Earlier this month, My Father Cigars, Inc. released a maduro version of its Don Pepin Garcia Original blend, more commonly known as the Blue Label due to its blue band. The Don Pepin Garcia Original Maduro is a 6 x 52 toro that uses the same Nicaraguan binder and filler tobaccos as the regular blend, but replaces the normal corojo 99 wrapper with a higher priming leaf from the same plant.
Two retailers, Atlantic Cigar Co. and Casa de Montecristo, split the 630 boxes of 18 that were produced. Suggested pricing for the release is par from the regular line, $9 per cigar.
According to Janny Garcia, vice-president of My Father Cigars, told halfwheel that this is a one-time release, although not technically a “My Father Limited Edition.” That name is reserved for an annual release from the company which is offered to all of its accounts. Traditionally, the company has announced that release at the annual IPCPR convention and trade show, which takes place later this month, however, García told halfwheel there are no plans to do so as the company focuses on its two newest regular production releases: La Antiguedad and the upcoming My Father Connecticut.
The My Father Limited Editions have been a 6 1/2 x 52 toro, a signature size for the company, this release is a half inch shorter than the Don Pepin Garcia 10th Anniversary, the limited edition from last year, enough for it to be more than noticeable.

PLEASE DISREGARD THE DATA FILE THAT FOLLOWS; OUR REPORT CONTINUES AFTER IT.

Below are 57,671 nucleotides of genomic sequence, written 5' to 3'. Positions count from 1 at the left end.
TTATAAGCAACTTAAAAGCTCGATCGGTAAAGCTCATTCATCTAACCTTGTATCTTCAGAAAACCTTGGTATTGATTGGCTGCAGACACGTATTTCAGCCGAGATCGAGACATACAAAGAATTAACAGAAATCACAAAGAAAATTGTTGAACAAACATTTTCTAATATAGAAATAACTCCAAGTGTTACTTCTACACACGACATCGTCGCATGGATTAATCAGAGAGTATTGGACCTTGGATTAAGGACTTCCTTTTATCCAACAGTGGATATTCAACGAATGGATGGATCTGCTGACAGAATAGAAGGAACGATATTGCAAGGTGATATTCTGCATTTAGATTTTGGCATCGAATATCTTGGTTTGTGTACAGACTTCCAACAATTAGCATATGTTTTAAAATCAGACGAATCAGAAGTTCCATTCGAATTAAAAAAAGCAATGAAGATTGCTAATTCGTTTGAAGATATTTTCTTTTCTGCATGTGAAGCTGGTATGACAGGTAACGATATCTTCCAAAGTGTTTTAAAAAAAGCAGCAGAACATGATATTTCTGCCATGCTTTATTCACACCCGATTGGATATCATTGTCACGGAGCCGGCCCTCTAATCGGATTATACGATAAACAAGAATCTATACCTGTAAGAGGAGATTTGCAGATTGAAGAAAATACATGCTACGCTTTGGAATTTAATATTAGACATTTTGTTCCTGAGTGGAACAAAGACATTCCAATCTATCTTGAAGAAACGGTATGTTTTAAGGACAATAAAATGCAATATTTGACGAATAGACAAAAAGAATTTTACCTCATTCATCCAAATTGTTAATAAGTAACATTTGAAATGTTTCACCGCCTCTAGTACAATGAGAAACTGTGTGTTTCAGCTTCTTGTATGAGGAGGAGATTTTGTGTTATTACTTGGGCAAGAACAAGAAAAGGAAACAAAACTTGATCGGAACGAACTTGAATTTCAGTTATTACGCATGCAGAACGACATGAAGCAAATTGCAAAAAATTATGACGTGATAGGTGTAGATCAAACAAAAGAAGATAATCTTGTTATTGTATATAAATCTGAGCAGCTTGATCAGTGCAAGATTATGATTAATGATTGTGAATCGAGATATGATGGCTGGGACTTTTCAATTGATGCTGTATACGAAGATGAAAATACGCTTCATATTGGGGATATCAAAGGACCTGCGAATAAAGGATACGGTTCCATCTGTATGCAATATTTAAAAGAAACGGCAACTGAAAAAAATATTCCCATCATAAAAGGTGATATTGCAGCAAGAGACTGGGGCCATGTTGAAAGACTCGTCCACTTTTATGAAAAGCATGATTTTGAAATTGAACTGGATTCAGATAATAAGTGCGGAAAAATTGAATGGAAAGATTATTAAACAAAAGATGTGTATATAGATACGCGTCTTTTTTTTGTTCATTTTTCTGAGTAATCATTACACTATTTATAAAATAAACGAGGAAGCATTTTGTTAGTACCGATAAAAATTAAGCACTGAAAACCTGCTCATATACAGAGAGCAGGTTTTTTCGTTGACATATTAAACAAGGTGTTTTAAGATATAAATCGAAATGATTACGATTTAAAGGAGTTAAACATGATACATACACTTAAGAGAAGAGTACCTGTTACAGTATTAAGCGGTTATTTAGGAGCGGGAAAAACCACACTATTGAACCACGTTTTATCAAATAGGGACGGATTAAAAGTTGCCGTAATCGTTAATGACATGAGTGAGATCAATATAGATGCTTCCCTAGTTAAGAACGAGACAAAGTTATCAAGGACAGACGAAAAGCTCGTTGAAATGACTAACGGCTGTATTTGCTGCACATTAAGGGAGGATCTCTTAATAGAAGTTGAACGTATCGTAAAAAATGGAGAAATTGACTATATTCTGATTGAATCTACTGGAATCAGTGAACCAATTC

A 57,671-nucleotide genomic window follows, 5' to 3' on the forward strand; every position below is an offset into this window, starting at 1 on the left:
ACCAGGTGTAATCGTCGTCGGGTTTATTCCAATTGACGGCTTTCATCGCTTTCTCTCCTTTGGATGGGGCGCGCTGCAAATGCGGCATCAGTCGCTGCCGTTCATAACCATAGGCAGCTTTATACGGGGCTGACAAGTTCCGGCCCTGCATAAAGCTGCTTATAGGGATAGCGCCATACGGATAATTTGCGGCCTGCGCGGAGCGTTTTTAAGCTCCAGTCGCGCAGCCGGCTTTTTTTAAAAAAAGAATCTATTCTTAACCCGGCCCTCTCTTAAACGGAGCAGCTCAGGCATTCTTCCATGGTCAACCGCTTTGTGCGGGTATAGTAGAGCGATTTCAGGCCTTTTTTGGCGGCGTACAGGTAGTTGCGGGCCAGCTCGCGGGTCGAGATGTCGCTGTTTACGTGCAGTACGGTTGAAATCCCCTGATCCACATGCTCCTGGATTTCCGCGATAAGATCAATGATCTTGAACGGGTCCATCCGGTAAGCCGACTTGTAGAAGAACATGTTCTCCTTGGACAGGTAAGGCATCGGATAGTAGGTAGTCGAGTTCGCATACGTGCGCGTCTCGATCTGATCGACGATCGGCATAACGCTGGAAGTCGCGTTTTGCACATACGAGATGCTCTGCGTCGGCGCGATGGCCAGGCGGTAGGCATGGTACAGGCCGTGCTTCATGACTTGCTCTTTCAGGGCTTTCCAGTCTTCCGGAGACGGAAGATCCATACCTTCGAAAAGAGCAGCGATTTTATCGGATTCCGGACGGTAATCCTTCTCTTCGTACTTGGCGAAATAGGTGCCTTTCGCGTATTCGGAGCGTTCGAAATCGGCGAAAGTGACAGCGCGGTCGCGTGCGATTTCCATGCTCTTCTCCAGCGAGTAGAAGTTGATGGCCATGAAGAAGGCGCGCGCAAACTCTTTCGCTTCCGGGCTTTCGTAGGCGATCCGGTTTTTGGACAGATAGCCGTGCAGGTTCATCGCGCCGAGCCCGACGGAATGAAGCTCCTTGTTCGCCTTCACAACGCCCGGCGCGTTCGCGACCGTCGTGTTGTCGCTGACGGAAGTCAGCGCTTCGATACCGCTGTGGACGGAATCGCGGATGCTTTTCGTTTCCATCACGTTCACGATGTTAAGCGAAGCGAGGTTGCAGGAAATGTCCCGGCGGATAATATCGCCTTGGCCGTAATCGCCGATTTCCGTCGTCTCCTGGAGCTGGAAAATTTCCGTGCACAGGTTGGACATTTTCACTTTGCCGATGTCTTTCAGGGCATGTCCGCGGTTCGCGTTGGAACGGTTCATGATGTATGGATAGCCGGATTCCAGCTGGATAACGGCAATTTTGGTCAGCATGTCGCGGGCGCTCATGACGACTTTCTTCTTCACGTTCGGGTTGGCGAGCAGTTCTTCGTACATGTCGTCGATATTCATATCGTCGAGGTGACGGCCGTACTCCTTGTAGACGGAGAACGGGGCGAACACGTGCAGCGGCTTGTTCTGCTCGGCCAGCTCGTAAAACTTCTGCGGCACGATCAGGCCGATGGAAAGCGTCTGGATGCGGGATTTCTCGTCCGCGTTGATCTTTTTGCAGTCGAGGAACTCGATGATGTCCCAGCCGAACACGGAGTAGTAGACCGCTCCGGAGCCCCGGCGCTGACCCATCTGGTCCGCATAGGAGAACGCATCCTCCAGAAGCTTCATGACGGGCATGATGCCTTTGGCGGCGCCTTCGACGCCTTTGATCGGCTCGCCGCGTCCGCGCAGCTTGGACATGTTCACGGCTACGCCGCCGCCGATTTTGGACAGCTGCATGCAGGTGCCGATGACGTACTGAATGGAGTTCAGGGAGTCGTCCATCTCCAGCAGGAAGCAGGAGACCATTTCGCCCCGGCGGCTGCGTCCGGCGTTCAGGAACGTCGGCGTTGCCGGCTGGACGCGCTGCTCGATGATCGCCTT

- Cigar Reviewed: Don Pepin Garcia Original Maduro
- Country of Origin: Nicaragua
- Factory: My Father Cigars S.A.
- Wrapper: Nicaraguan Corojo 99
- Binder: Nicaragua
- Filler: Nicaragua
- Size: 6 Inches
- Ring Gauge: 52
- Vitola: Toro
- MSRP: $9.00 (Boxes of 18, $162.00)
- Date Released: July 2, 2014
- Number of Cigars Released: 630 Boxes of 18 (11,340 Total Cigars)
- Number of Cigars Smoked for Review: 3
While the wrapper is slightly darker than a normal Blue Label, It is not so dark that I would immediately classify it as a maduro if I did not know the details about this release. The cigar is spongier than I would like when squeezed and there are a multitude of bumps up and down the the length. There is some oil present, although interestingly, the wrapper feels dry to the touch. Aroma from the wrapper is strong barnyard, sawdust, leather and hay, while the cold draw brings notes of leather, hay, coffee and pepper.